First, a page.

“The best the artist gives is a reflection of what he loves.” Ernst Eckstein
In our spring exhibition two colourful worlds meet in the galerie gugging. Freely following the motto differences attract, Hannes Lehner and the Gugging Artist Manuel Griebler create a successful symbiosis that is contagious – two artists who could hardly be more different in their expression. One could assume that they live on different planets or in completely different worlds. What unites them is their vividly coloured way of working, which immediately puts you in a joyful state.
Both are aspiring artists in their 30s and are passionate about working on papers of varying sizes. While the Gugging Artist Manuel Griebler has so far found his favourite material with works on paper and in the process has also discovered his fable for multi-part complete works, Hannes Lehner produces – in addition to works on paper – car sculptures made of paperboard, which he also paints, corresponding to their original models. The artist is an ideal complement to the Gugging Artists and fits in perfectly with his flatness in the application of colour and not least his highly complex objects.
Hannes Lehner describes himself as a motor enthusiast, who, as he says, inherited this passion from his father. With meticulous precision, he devotes himself to the elaborate replication of his racing cars. He even designs the inner life of his cars down to the smallest detail, which remains hidden from the viewer because the artist closes the paperboard vehicles again after the work is done. Lehner is an accomplished car connoisseur and enjoys talking about the different makes of cars … his eyes start to shine. The artist began drawing in his childhood and since 2005 his works have been exhibited at regular intervals. His works on paper captivate with their skillful simplicity. Monochrome landscapes, in which Lehner, with great feeling for the available space, places the objects of his choice – mostly cars or houses with and without walls. At first glance, these seem reduced, perhaps even simple, but on closer inspection they turn out to be complex pictorial compositions that immediately captivate the viewer. For Hannes Lehner, an artist is a person who tries something out. And for this reason, it may well be that in the future he will increasingly turn to the depiction of animals or male nudes.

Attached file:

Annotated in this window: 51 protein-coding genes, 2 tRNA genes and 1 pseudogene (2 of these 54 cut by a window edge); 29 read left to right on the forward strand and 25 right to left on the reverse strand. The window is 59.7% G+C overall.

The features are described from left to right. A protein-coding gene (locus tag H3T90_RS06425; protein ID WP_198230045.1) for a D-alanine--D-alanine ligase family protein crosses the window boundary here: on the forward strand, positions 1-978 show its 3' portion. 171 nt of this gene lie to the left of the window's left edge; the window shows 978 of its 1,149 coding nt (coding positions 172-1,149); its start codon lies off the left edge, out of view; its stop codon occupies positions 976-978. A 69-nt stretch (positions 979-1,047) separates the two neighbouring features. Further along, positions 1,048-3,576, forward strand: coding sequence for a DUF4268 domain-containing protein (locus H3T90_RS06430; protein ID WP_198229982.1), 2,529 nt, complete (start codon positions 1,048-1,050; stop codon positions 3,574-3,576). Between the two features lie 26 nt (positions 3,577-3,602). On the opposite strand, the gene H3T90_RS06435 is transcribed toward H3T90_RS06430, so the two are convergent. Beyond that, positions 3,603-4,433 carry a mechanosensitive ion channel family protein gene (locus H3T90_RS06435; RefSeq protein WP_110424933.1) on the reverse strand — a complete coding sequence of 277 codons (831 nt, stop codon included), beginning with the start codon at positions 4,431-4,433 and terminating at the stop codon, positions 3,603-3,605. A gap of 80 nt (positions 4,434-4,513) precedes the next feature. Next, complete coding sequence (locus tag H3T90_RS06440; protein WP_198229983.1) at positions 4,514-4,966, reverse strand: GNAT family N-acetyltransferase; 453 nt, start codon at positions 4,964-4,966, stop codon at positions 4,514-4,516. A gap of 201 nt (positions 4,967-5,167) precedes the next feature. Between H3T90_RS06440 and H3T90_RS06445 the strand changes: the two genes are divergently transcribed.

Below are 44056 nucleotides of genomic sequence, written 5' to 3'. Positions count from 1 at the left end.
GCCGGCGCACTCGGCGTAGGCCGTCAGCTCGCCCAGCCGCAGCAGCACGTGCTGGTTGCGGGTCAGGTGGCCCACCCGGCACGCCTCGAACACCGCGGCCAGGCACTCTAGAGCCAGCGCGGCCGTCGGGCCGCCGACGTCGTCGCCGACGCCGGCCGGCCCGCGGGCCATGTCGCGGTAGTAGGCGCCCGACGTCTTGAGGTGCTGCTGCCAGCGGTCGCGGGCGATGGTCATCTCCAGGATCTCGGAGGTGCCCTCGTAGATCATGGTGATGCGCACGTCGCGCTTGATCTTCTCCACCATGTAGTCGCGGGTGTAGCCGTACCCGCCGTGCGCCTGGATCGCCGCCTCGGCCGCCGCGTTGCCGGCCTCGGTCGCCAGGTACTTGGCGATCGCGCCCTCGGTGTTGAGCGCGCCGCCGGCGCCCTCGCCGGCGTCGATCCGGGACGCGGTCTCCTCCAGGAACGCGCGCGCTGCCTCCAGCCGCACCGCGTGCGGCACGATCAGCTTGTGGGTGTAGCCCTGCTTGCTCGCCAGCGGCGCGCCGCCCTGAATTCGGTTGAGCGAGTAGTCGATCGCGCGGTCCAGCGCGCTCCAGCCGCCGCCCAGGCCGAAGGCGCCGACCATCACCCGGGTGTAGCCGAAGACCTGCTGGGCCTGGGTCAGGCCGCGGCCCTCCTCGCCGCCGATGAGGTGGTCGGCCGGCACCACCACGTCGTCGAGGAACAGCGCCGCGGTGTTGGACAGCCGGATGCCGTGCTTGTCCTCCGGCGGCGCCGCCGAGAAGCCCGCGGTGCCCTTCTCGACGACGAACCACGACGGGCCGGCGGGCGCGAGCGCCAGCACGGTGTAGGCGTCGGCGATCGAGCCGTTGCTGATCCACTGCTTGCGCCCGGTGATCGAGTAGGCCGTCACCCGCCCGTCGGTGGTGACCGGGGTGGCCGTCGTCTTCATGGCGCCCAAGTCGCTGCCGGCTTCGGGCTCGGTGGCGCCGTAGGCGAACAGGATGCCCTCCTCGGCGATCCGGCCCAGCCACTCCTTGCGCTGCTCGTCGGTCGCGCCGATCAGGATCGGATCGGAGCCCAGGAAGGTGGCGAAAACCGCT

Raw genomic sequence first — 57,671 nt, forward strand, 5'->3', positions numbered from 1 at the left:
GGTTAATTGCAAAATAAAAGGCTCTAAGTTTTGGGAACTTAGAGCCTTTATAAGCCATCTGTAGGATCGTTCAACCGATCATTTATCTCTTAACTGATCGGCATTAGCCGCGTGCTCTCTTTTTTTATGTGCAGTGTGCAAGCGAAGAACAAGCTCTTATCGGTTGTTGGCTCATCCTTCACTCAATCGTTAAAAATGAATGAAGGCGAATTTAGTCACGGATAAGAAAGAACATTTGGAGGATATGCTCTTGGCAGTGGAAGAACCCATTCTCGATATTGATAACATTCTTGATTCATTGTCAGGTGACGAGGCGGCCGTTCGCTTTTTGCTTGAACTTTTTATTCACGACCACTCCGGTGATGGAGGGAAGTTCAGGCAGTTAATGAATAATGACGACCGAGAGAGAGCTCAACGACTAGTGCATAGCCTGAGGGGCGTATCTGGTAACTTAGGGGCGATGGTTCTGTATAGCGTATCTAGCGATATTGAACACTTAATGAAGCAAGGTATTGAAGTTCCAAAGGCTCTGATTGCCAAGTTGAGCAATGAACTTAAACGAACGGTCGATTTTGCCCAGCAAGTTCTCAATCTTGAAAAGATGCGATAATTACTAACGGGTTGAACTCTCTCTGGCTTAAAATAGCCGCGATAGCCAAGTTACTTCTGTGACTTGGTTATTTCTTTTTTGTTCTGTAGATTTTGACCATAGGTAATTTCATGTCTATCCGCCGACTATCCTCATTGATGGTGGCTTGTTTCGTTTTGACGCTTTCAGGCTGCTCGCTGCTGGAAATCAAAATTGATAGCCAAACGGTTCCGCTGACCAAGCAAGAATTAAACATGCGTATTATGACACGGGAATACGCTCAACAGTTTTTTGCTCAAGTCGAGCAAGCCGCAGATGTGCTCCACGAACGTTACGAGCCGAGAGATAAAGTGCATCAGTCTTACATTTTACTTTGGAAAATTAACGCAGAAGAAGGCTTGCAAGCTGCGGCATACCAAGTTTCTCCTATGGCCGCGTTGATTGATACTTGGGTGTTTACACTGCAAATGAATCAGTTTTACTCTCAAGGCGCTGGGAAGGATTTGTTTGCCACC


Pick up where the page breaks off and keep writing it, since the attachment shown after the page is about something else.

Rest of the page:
“Art is the strongest form of individualism the world knows.” Oscar Wilde
On the other side, the works of Manuel Griebler are dominated by small heads, which, looking in all directions, spread across the sheet. Between the heads idiosyncratic figures, rainbows, showers, suns, smileys, cranes and what else comes to the artist’s mind find their place. All these spontaneous creations make the work for Griebler so exciting. The Gugging Artist gives free rein to his imagination; his dense works, which are also very colour-intensly, are intense and he loves to conjure them up on the page with high pressure. He creates the works, some of which are reminiscent of “Wimmelbilder”, works in which much can be discovered, completely free “just so” with pencils and coloured pencils – virtually out of nowhere. The ideas just flow through him and find expression in very contemporary compositions on paper. Inspired by an exhibition at the museum gugging, where Griebler’s largest work to date consisting of four parts, was exhibited, the artist wanted to go one step further. This resulted in his largest creation to date, a work consisting of twelve individual sheets. He has devoted four to five concentrated days to each of these sheets – with the clear goal of bringing his greatest work to date to life. Griebler is satisfied with the result, and we are pleased to show this exceptional work for the first time in our spring exhibition hannes lehner & manuel griebler “simplicity | complexity”.
Life is filled with pairs of opposites: above and below, left and right, warm and cold, fullness and emptiness … Lehner & Griebler. As different as the two artists are both in essence and artistic expression, in this exhibition we experience them together and they complement each other in a stimulating way. Contemplative calm meets chaotic vividness and enters into an exciting dialogue.